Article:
City of Pittsburgh Council District 4
Update from Councilwoman Natalia Rudiak
Act 47 Edition

Good Afternoon,

 

Today, Pittsburgh City Council voted to approve the Act 47 Recovery Coordinators’ 5-year plan to lead our City to financial recovery. Read on to learn more about Act 47 and what this plan means for our City.

What is Act 47?

 

Act 47:

In 2004, after decades of declining population and declining tax revenue, the City of Pittsburgh was designated “distressed”, a term defined by the Commonwealth of Pennsylvania’s “Financially Distressed Municipalities Act” of 1987 (also known as “Act 47”).


ICA:

State legislators also passed Act 11, which added another layer of financial oversight from the state, called the Pittsburgh Intergovernmental Cooperation Authority (PICA).

 

Act 47 Plan:

Every five years, the state-appointed Act 47 Coordinators have worked with City officials to craft a plan for Pittsburgh’s financial renewal.

 

Why are we still considered “distressed”?

Thanks to the implementation of many of the recommendations from previous plans, the City is no longer in crisis mode, but we still have a lot of work to do. If we do nothing,

 

  • there will be a real structural deficit from 2015-2019
  • expenditures will outpace revenues and pension costs will continue to grow
  • our reserve fund will be depleted and we will have no capital budget by 2018
  • our need to fix roads, bridges and buildings will continue to exceed our ability to do so


Currently, the two most important factors that impact our city finances are:

 

1) the 2013 millage rate adjustment which has caused a significant loss of property tax revenue (link to Piktograph), and

 

2) actions by our pension board in 2013, which now require a higher annual contribution of taxpayer dollars to the pension fund.

 

What does the Act 47 Plan mean for our City?

The Act 47 5-year Amended Plan passed today by Council is just that -- a plan. The document provides a menu of options for the City to manage continued debt, pension obligations, and cash flow, with a particular focus on restoring real estate tax revenue lost in 2013, and investing in overdue maintenance on buildings, roads, and bridges.

 

Here are just a few of the recommendations included in the plan:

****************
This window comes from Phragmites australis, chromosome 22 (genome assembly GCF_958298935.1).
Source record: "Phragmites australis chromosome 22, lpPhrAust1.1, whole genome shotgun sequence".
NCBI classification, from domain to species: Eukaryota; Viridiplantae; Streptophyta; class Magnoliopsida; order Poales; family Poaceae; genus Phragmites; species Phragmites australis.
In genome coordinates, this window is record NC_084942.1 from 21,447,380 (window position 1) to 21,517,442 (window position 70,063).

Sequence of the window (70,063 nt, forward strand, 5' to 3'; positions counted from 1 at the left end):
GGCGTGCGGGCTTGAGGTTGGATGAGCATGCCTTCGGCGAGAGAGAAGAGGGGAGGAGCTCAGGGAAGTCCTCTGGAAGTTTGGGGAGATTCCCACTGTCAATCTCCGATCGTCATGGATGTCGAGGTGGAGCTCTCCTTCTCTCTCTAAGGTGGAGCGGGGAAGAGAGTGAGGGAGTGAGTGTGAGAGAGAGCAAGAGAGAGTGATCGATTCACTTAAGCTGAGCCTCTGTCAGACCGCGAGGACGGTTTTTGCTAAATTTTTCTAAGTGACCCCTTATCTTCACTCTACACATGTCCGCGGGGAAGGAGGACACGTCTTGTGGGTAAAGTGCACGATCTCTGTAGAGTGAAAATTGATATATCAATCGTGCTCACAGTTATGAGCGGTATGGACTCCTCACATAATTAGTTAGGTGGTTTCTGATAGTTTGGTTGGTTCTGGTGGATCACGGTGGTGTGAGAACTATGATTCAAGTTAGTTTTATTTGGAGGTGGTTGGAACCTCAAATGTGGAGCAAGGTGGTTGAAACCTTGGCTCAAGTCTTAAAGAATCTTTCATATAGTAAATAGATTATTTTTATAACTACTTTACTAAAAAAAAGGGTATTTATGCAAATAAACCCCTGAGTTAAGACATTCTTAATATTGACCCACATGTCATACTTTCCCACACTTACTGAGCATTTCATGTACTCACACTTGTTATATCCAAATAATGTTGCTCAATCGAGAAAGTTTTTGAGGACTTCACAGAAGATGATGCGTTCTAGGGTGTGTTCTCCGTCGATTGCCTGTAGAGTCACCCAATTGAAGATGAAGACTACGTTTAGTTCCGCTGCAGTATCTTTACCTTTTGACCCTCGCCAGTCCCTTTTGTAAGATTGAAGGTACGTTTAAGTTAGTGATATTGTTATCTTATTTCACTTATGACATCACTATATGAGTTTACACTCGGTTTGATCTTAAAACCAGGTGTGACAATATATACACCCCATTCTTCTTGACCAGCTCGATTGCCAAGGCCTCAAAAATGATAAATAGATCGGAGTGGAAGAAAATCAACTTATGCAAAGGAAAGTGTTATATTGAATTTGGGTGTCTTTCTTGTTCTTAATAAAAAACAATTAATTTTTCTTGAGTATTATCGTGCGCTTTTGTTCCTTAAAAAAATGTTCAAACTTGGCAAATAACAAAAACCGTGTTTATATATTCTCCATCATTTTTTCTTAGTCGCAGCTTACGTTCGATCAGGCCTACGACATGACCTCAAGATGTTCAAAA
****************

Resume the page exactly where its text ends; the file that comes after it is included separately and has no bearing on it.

• Prioritizing infrastructure needs, and spending $25 million per year from 2015-2019 on reconstructing crumbling roads, bridges, and buildings
  • Seeking higher annual contributions from the largest tax exempt non-profits, which rely on our bridges and roads
  • Freezing and moderating wage growth of City employees
  • Reducing the City’s non-salary operating costs by 5% per year, across the board
  • Building our City’s tax base by supporting Urban Redevelopment Authority projects
     

You can view the entire Act 47 plan and recommendations here.PDF File

 

What does the Act 47 Plan mean for you?

 

Starting in 2015, you will see better roads, bridges, and public buildings. Why? Act 47 analysis shows that more than half our city roads are failing, 24 of our bridges are structurally deficient, and our public buildings, from recreation centers to police stations, are falling apart. They recommend an infusion of $120 million of bond capital in our city infrastructure.

But, annual property tax revenues in our city are the lowest point they have been since 2004, leaving a gap in our operating budget. This leaves a lot of questions and we need your help. Our office put together this more in-depth graphic to explain our property tax problem.

 

We look forward to hearing from you.
 

What happens next?

 

Passing this plan only means we have work to do; the real deadline is the end of the year when the budget has to be passed. This plan will guide the work required of the Mayor and Council over the next six months to ensure that the City’s 2015 Capital and Operating budgets deliver the service, amenities, and infrastructure City residents deserve. I look forward to working through the plan with Mayor Peduto and my colleagues on Council, choosing the best options for better management and increased revenue to ensure that the City proactively invests in our infrastructure, and also continues to provide and improve services to residents of the City of Pittsburgh.

 

If you have further questions or suggestions, please feel free to contact me here.

 

Sincerely,

SCAN Natalia Rudiak signature.jpg

Natalia Rudiak
Chair, Committee on Finance and Law
Councilmember, City of Pittsburgh

Published:
Tuesday, June 24, 2014
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